Siouxsie Sue sure is an interesting name. I wonder if it’s spelled that way on her birth certificate.
The band so nice, we reviewed them twice (note to self:you need to coyright that)…we first came across Canadian group Land of Talk last year during Podcast Overlord Chris Cox’s visit to the show last year when I picked their song “Quarry Hymns” for A Few Minutes With.Well for this go-round Kevin had us listen to the full-length that spawned that song, “Cloak and Cipher”. Let’s just say we didn’t hate it. Is that enough suspense for you?
Usually when we do these mix-tape shows, there is considerably more fun and frivolity to be had (though there is plenty of that to be found in this episode). By now, you guys know “the drill”…we pick a bunch of Bowie songs, and discuss them. Just felt like this would be a way we could honor his life through the prism of Somebody Likes It.
When Ryan suggested we listen to Clarence Carter’s 1986 ode to sexy time Strokin’ I couldn’t wait! Not only had we never devoted an entire show to just one song, but this song in particular is chockablock with subtlely and context! So I showed up to Mark’s garage with an armful of notes…
Imagine my surprise when I discovered that i had misheard Ryan and we were actually going to talk about The Strokes 2003 sophomore album Room on Fire! Whoops!
Listen closely (or not that closely if that’s how you prefer to listen) to the beginning of this episode and I clearly state that I expect everyone to stick to a discussion of Workingman’s Dead and to try and stay away from those all too iconic Grateful Dead live show images…What follows is an hour of hackey-sack jokes, sad attempts to noodle dance in the garage, and goofs on the chaos of a Dead live show in general (these are all things we assumed happened, cause we never actually attended a Grateful Dead show and hung out in the parking lot making burritos)…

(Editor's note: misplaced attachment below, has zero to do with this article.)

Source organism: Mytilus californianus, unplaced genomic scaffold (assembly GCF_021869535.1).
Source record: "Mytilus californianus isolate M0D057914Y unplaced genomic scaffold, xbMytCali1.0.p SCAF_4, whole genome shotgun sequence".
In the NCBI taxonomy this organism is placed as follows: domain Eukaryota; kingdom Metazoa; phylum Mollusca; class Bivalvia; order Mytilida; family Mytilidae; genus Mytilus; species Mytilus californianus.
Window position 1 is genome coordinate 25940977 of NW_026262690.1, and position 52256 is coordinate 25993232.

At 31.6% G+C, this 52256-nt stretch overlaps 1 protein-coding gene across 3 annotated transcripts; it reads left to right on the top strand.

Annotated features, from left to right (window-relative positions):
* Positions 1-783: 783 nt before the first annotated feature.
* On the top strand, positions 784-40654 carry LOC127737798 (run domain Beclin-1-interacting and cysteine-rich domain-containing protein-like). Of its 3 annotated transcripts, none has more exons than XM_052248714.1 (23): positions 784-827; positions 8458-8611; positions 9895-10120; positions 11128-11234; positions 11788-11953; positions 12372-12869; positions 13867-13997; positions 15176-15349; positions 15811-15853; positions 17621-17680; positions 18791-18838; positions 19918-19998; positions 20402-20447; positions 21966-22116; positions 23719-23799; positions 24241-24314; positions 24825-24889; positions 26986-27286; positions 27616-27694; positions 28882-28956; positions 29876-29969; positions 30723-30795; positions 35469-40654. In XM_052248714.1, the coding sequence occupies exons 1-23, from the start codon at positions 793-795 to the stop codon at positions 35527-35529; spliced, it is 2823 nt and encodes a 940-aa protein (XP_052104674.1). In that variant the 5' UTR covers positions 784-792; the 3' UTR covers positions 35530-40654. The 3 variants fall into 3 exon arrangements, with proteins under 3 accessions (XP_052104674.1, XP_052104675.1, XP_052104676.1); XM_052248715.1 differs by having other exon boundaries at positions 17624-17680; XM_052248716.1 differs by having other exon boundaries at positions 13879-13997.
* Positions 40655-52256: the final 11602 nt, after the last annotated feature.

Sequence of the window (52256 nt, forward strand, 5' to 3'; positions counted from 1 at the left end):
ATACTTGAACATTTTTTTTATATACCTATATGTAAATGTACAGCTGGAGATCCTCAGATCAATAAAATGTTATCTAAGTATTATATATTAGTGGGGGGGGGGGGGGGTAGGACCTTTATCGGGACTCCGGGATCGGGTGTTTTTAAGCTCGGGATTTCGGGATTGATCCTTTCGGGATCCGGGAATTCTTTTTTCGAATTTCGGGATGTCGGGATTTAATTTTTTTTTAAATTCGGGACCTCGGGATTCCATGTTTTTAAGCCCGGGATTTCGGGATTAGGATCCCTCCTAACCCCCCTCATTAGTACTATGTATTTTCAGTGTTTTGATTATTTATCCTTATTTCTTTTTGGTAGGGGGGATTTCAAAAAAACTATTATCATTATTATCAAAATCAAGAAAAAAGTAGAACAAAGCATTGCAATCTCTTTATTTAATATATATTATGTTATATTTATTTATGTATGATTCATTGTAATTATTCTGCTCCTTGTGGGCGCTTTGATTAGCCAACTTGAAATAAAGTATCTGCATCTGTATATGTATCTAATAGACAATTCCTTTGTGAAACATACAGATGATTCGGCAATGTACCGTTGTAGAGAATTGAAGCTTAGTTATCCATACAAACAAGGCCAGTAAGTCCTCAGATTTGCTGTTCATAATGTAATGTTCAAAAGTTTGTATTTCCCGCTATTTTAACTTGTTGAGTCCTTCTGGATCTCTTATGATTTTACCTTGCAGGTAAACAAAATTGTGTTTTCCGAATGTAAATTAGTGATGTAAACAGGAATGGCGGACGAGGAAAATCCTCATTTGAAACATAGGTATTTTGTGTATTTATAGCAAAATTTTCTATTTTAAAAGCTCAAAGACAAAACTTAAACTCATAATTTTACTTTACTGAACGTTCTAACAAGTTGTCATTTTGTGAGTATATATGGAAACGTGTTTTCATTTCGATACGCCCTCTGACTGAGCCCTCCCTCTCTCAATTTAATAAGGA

Tahiti 80 are nothing if not pleasantly contradictory, or, at least, that’s what we’re more or less led to believe after basking in the warm glow of their debut album, Puzzle. They shared an affinity for indie bands when singer Xavier Boyer and bassist Pedro Resende met at university, and that affection for American stylings led, of course, to a band that sounds, well…completely French.
Silver Bells: Steve Martin, Paul Simon & Billy Joel. Twelve Days of Christmas: Bob & Doug Mackenzie. Centro-matic: Fuselage (It’s Starting to Look Like Christmas Once Again). James Brown: Santa Claus Goes Straight To The Ghetto. The Pogues: Fairytale of New York. The Pretenders: 2000 Miles.
Remember that shitty song Everything Zen by Bush? Awful awful song. Well this album isn’t that. It’s like the opposite of Bush. Zen Arcade (the seminal 1984 record by Hüsker Dü) landed in our laps this week, and let’s just say it definitely wasn’t what we expected it to be. I (and the rest of those people that talk into mics on this show) had previously only been familiar with Bob Mould’s post Hüsker Dü output, and that was a world away from THIS weird-ass hardcore punk concept record. Spirited discussion of it ensued.
This week we listen to the album Sylvan Esso by the band “Sylvan Esso”…well, not exactly a band, but it is two people making music, so not exactly a solo act. I guess I could have said “duo”, but somehow that just doesn’t feel right. We all agree that singer Amelia Meath has a honeyed voice that makes one weak in the knees…but that’s pretty much all we agreed on.
Somewhere around the time dinosaurs walked the earth and Prince Charles started wearing Lady Diana’s clothes, I spent a summer working in radio.
Those were odd days — or nights rather — plugging in commercials in the middle of the night to avoid the radio tax shows we were running (aka ‘ratings juggernaut’), and I used to take chances, mostly to keep myself awake beyond the darkness. Occasionally, that meant thumbing through a reservoir of old LPs from the station’s previous incarnation as an Album Oriented Rock enclave. Among those ruins lay the quirky sheen of Steely Dan, and from there on, my wee hours took to Fagen and Becker’s brand of jazz-rock urban dystopia.
If you are sitting at a bar after recording a podcast, and you are trying to explain to someone what your podcast is about, Television quickly becomes a “who’s on first”. It’s really hard to tell someone what you are doing a podcast about when you say Television and you immediately have to say “the band” Television…which is weird cause nobody EVER says “television” when referencing a television, they say “T.V…